The world of workplace fashion is constantly evolving. I never thought I would be working someplace where I had to counsel employees on what to wear to work, but I have spent a lot of time doing so. Some people, it seems, believe that what is acceptable attire in their personal life is also acceptable at work, but when it comes to interpreting an employer’s dress code, there are many fashions that are not suitable for the workplace. Because Magnus has employed many young people who have recently graduated from college, we are often their first professional employer (being a server or a bartender is not even remotely close to our work environment). What these employees wore to class in college may be the latest fashion, however, the latest styles often have no place in our office. When short shirts/blouses and low rise pants/shorts became fashionable, some of our female employees thought it would be nice to wear these clothes to work, even though wearing these clothes exposed their abdomen and pelvis for everyone to see. A few of these women are of average weight, such that their choice of clothes would have been acceptable to wear out of the office, however, others of them are “full figured,” meaning their exposed mid section became squeezed by their clothes, creating what some people refer to as a “muffin top” (on a very big muffin, I might add!). Muffin tops are nice only on actual muffins, in my opinion. The last thing I want to see is one of my employee’s muffin top, exposed abdomen, or exposed pelvis. Even if the employee is going to the beach (a mere few blocks from our office) during lunch or after work, I want him/her to cover the mid section during work hours. When getting ready for work every day, ask yourself, “does my boss really want to see my belly today?” and if the answer is yes, I wish you well in your career as a swimsuit model or lifeguard!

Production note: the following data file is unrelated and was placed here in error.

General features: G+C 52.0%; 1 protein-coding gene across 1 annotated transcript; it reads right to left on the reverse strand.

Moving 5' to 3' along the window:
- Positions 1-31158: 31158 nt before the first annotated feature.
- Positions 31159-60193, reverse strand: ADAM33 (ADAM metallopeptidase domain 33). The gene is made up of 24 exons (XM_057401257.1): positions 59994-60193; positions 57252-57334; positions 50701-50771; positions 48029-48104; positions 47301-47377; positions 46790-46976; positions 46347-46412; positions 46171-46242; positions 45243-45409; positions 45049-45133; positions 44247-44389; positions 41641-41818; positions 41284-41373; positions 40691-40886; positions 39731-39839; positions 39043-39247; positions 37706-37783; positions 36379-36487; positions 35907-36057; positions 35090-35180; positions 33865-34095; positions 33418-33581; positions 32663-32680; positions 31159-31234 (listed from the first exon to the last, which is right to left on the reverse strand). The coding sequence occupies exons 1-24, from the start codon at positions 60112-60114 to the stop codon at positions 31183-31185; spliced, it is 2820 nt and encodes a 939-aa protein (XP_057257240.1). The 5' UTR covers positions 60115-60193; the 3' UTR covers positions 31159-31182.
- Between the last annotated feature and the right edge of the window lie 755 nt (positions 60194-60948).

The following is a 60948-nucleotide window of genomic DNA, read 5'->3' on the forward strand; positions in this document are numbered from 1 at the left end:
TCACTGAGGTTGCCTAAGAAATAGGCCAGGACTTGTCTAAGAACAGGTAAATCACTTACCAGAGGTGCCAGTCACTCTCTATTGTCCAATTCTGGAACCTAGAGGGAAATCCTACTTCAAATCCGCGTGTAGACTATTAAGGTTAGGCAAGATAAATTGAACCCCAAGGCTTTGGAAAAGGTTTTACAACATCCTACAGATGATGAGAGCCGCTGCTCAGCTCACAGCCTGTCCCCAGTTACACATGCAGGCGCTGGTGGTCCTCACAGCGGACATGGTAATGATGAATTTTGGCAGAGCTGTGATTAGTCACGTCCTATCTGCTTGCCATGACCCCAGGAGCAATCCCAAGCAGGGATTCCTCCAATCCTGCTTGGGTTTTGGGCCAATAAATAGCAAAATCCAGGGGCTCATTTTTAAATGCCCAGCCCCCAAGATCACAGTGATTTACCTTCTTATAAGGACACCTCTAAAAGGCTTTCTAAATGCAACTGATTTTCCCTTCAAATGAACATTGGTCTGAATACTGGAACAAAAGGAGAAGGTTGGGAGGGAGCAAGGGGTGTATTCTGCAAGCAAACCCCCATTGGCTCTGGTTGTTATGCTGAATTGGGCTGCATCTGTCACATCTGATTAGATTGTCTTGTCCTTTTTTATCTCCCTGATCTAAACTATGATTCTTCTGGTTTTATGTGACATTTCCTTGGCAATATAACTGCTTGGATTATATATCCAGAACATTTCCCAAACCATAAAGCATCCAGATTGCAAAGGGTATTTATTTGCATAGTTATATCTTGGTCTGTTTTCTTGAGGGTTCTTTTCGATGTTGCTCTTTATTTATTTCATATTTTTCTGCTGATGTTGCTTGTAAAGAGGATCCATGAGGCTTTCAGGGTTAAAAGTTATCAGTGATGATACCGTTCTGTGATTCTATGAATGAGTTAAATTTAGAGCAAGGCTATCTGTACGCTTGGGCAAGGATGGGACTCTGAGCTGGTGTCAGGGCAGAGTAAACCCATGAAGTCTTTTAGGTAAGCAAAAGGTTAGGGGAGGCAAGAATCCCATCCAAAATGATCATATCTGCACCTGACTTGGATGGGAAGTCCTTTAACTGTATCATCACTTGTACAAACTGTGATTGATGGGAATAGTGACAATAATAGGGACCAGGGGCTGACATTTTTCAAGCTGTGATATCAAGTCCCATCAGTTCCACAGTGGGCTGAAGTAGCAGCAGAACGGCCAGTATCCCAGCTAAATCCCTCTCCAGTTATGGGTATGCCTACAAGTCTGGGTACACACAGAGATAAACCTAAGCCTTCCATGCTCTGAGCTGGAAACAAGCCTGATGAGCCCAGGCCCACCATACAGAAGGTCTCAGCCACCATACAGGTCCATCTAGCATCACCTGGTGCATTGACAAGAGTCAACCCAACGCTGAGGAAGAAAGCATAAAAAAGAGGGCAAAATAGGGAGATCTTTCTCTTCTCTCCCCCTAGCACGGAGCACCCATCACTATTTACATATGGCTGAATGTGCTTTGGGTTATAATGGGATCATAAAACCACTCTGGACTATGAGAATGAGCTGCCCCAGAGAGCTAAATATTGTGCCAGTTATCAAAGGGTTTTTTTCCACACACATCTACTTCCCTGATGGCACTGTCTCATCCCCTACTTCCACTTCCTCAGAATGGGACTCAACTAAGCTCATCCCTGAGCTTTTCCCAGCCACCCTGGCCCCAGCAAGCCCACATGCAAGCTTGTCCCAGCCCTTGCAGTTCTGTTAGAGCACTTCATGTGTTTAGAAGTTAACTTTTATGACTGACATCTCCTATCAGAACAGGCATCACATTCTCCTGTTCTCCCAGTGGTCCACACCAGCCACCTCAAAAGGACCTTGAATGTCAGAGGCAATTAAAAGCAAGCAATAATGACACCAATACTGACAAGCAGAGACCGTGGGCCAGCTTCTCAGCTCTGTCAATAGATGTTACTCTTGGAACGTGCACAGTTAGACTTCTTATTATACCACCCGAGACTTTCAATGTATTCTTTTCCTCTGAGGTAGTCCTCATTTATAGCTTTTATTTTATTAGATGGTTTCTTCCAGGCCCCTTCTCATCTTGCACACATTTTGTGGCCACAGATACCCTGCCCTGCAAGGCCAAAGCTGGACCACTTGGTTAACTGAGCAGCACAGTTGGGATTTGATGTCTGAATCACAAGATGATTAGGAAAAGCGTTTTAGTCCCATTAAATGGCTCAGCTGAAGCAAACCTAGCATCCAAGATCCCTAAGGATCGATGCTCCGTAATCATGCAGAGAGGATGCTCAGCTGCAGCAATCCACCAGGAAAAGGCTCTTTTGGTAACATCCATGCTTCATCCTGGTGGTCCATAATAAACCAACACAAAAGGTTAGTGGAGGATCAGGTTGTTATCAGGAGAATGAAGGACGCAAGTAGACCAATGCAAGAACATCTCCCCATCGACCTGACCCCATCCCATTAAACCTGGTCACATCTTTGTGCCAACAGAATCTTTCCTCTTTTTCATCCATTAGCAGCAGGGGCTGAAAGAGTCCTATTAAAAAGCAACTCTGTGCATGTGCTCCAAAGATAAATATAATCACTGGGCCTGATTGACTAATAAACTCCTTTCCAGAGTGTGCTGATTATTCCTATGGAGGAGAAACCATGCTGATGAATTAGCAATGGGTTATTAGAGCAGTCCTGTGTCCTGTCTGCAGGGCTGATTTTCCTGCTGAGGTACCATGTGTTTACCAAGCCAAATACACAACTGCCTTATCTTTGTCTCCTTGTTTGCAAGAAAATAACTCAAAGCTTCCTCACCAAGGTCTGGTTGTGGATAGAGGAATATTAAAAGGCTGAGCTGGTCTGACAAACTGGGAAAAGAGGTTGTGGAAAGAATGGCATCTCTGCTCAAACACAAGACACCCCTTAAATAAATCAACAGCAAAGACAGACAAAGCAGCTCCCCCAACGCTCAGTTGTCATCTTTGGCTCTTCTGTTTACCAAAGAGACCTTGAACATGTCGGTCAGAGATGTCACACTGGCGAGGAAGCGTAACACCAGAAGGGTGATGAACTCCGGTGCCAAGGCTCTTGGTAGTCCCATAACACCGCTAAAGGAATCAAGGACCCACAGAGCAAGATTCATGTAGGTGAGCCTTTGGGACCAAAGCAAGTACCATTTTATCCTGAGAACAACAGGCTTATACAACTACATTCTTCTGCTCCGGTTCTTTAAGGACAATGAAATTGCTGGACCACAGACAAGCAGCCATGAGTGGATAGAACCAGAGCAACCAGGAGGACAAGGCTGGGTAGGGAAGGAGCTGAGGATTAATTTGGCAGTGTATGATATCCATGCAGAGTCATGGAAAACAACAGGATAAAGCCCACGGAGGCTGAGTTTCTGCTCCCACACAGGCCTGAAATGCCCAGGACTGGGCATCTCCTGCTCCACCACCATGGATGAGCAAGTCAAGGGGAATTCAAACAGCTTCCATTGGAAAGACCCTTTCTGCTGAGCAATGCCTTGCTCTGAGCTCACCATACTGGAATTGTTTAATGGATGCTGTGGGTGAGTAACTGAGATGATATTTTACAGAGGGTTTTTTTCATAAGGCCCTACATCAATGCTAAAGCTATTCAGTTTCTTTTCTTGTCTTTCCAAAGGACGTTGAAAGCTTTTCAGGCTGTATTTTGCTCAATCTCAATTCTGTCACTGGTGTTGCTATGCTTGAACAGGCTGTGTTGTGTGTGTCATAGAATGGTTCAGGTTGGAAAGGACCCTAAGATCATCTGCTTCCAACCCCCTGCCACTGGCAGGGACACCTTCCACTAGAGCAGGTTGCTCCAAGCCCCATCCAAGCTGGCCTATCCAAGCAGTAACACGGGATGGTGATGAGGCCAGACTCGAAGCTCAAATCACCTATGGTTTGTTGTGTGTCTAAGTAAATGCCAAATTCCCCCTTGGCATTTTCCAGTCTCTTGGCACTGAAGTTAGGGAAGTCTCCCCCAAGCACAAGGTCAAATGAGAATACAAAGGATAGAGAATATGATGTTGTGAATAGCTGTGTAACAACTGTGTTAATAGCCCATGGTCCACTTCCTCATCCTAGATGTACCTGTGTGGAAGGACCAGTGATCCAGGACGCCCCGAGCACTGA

Fortunately, today we can laugh about some of these topics related to dress code. When the problems arose, however, we had some moments of distress trying to reconcile the notion that we were going to have to discuss such things as underwear, exposed bellys, etc. The manly part of me admits such sights were sometimes far from unpleasant (though sometimes they were), and this discussion was had with one or two male employees in trying to determine how to handle these fashion issues. But, at least in our world, there was no question that the issue had to be addressed and quickly. And, like with the underwear conundrum, the belly issue was handled discretely to ensure that the employee was not unnecessarily embarrassed while at the same time stopping the problem before it created others. Our work setting up for mock jury research, etc., has quite a physical component setting up the audio and visual aspects of the project. This means our employees have to crawl on the floor and reach high to set up the gear. Such movements exacerbate the problem. Thus, stopping it in the office prevented a more revealing situation in the field. Again, while some of our male clients might enjoy the show, for many reasons it had to be avoided. The key for employees is to think about the image they are portraying. And, to realize that while everything may be covered under normal walking or sitting situations, the workplace often demands more than just walking or sitting; a reality that must be taken into consideration when deciding what to wear. This is especially problematic in workplaces that allow discretion in dress and use terms which prove problematic in their vagaries such as “business casual.”